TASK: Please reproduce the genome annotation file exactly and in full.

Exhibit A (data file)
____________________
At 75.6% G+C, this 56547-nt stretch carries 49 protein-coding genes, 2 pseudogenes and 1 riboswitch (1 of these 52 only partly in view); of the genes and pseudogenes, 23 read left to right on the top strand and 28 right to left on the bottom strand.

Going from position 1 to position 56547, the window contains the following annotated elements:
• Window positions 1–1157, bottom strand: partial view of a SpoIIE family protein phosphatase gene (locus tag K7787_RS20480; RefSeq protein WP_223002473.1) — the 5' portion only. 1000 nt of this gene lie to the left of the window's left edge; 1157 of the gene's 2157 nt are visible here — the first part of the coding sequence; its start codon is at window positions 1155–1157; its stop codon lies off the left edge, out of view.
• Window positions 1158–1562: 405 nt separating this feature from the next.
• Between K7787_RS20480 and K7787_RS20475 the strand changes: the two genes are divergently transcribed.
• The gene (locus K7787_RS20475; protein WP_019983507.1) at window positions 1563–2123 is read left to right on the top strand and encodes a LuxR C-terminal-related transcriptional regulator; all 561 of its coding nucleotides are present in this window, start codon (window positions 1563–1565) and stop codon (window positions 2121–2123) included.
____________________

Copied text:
At 75.6% G+C, this 56547-nt stretch carries 49 protein-coding genes, 2 pseudogenes and 1 riboswitch (1 of these 52 only partly in view); of the genes and pseudogenes, 23 read left to right on the top strand and 28 right to left on the bottom strand.

Going from position 1 to position 56547, the window contains the following annotated elements:
• Window positions 1–1157, bottom strand: partial view of a SpoIIE family protein phosphatase gene (locus tag K7787_RS20480; RefSeq protein WP_223002473.1) — the 5' portion only. 1000 nt of this gene lie to the left of the window's left edge; 1157 of the gene's 2157 nt are visible here — the first part of the coding sequence; its start codon is at window positions 1155–1157; its stop codon lies off the left edge, out of view.
• Window positions 1158–1562: 405 nt separating this feature from the next.
• Between K7787_RS20480 and K7787_RS20475 the strand changes: the two genes are divergently transcribed.
• The gene (locus K7787_RS20475; protein WP_019983507.1) at window positions 1563–2123 is read left to right on the top strand and encodes a LuxR C-terminal-related transcriptional regulator; all 561 of its coding nucleotides are present in this window, start codon (window positions 1563–1565) and stop codon (window positions 2121–2123) included.